Wednesday, May 8, 2013

High Protein Breakfast Study Important for All Ages; Reduces Obesity

High protein breakfasts improve feelings of fullness and reduce snacking in adolescent girls

At a Glance
Skipping breakfast is a common practice among adolescent females.  A new study shows that eating breakfast, especially one that is protein-rich, improves diet quality and reduces snacking in overweight adolescent females.

Read more about this research below. 

As I look at this study, it reminds me of how important it is for all ages to consume a healthy balanced breakfast to give them a powerful start to their day.

Skipping breakfast is a common dietary habit most prevalent among adolescent females.  Breakfast skipping has been shown in numerous studies to be associated with increased incidence of obesity. 

In a new study published in the American Journal of Clinical Nutrition, researchers examined whether a high-protein (HP) breakfast lead to improvements in appetite, satiety, food motivation and reward, and evening snacking in overweight or obese females who routinely skipped breakfast.

This randomized crossover study included 20 females with an average age of 19 and a BMI of 28.  The participants consumed either a 350 calorie normal protein (NP) cereal-based breakfast (13 g protein), a high-protein (HP)  egg and beef-rich breakfast of 350 calories (35 g protein) , or continued skipping breakfast for 7 consecutive days.  On the 7th day,  repeated blood sampling and assessments were completed to analyze hormones, appetite, satiety, a pre-dinner food cue-stimulated fMRI brain scan, ad libitum dinner (ate what they desired), and evening snacking.

Compared to skipping breakfast, consuming breakfast reduced daily hunger with the HP breakfast resulting in greater satiety than the NP breakfast.  In addition, only the HP breakfast reduced ghrelin (a hunger stimulating hormone) and increased daily peptide YY (appetite reducing hormone) concentrations compared with breakfast skipping.  Brain activated pre-dinner cues were reduced by consuming either breakfast, although the HP further reduced certain food cue-stimulation compared with NP breakfast.  The HP breakfast also reduced high-fat food snacking in the evening when compared to breakfast skipping.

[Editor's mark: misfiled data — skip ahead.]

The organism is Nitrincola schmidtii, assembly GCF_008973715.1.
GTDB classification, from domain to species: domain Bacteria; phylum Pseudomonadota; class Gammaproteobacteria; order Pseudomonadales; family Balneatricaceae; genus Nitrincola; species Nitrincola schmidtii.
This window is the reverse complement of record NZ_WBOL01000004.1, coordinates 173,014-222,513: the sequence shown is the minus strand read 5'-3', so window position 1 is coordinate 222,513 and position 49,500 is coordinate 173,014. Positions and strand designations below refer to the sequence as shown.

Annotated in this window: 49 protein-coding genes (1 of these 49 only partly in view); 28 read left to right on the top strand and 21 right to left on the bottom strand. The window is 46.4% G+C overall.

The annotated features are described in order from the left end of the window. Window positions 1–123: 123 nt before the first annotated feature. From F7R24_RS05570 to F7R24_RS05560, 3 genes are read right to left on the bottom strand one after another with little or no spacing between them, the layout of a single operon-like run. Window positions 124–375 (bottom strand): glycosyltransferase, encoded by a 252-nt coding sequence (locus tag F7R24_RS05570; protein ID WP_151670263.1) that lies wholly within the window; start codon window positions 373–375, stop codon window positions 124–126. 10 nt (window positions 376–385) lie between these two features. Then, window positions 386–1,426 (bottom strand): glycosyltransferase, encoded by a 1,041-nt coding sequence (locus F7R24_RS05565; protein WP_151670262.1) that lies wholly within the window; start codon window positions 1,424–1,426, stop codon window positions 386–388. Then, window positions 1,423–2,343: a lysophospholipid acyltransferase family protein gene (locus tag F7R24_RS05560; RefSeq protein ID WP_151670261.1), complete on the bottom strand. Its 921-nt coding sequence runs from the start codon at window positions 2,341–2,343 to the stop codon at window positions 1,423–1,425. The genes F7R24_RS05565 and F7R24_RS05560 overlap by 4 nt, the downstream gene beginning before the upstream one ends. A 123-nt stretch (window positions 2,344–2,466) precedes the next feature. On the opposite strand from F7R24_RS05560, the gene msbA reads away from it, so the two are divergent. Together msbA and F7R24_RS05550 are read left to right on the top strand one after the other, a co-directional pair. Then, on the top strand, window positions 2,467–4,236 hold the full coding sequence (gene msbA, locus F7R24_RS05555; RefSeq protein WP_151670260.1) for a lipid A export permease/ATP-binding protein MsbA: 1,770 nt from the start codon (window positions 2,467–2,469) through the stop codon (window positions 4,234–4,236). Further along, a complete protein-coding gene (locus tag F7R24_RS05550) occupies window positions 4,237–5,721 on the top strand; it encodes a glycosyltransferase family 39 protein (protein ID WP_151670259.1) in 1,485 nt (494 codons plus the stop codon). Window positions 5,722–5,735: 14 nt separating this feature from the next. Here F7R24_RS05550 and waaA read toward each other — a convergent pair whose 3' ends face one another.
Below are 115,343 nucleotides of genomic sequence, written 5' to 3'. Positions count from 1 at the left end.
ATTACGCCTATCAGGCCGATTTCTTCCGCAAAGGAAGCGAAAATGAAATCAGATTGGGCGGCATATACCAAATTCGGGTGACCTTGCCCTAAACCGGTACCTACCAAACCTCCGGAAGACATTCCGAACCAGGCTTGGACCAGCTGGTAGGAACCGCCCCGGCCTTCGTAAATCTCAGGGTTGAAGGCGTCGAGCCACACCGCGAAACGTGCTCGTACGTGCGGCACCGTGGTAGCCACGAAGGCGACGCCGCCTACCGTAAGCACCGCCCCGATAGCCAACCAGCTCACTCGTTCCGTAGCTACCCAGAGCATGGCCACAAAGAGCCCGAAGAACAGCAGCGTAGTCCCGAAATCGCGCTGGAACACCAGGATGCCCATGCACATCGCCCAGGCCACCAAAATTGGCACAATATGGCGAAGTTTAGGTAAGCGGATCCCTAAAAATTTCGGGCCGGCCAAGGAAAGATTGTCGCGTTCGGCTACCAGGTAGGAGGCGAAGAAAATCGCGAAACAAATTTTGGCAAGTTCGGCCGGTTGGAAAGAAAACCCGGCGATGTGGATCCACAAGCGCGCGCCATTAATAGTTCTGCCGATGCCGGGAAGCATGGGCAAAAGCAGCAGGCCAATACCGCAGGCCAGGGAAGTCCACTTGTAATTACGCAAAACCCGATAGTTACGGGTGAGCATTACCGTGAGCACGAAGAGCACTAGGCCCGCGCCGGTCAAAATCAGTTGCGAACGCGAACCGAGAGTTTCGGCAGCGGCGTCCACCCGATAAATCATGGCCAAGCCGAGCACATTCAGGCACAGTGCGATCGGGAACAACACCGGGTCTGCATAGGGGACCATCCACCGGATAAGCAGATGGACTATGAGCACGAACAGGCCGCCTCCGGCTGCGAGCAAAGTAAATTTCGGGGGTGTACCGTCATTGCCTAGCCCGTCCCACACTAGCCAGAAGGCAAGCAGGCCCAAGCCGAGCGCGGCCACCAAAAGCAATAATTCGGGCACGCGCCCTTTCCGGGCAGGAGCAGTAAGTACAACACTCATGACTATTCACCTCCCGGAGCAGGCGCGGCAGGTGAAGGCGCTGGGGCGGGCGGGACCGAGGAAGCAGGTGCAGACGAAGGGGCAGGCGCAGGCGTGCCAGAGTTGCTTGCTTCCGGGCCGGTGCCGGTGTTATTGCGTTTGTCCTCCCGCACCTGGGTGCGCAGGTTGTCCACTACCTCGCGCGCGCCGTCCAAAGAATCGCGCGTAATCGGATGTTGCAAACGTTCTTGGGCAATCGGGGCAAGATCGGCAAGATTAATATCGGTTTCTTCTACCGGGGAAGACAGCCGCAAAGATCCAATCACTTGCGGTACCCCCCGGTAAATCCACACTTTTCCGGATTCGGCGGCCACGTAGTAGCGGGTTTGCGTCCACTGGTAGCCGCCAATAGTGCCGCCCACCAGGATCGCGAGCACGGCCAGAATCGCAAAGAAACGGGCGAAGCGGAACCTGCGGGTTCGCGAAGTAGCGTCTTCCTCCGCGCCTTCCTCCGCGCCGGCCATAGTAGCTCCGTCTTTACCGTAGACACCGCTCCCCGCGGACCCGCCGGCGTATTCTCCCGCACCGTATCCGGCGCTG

This study shows that eating breakfast leads to improvements in appetite, hormonal and neural signals that influence food intake.  The high-protein breakfast resulted in even greater improvements in these food signals and reduced evening snacking compared to skipping breakfast.  Eating breakfast, especially one rich in protein, reduces food cravings, improves satiety and results in a better diet quality in teenage girls who are overweight or obese.

Although the study looked solely at teenaged girls, it would seem appropriate for all ages to learn from it and start out the day with a high protein diet.

Deanna and David Waters  
Committted to Healthy Lifestyles
and Optimal Nutrition with USANA 

Heather J Leidy et al.  Beneficial effects of a higher-protein breakfast on the appetitive, hormonal, and neural signals controlling energy intake regulation in overweight/obese, “breakfast-skipping,” late-adolescent girls.  Am J Clin Nutr April 2013 vol. 97 no. 4 677-688.

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